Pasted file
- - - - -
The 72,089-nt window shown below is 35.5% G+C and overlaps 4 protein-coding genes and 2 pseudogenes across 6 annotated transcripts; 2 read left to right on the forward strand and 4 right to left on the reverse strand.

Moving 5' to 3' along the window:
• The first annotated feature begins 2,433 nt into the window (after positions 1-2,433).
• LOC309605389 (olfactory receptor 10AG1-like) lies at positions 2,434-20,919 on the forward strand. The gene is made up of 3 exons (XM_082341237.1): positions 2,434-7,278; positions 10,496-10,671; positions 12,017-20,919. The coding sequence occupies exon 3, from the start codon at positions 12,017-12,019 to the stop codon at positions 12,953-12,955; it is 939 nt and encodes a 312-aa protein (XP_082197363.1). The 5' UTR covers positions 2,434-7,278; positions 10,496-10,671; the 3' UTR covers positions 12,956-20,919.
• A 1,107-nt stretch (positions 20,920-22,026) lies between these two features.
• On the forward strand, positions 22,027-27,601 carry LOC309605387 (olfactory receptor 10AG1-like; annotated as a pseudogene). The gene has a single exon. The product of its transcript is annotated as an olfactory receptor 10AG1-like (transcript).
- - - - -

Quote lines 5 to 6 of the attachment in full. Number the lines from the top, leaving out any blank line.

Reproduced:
• A 1,107-nt stretch (positions 20,920-22,026) lies between these two features.
• On the forward strand, positions 22,027-27,601 carry LOC309605387 (olfactory receptor 10AG1-like; annotated as a pseudogene). The gene has a single exon. The product of its transcript is annotated as an olfactory receptor 10AG1-like (transcript).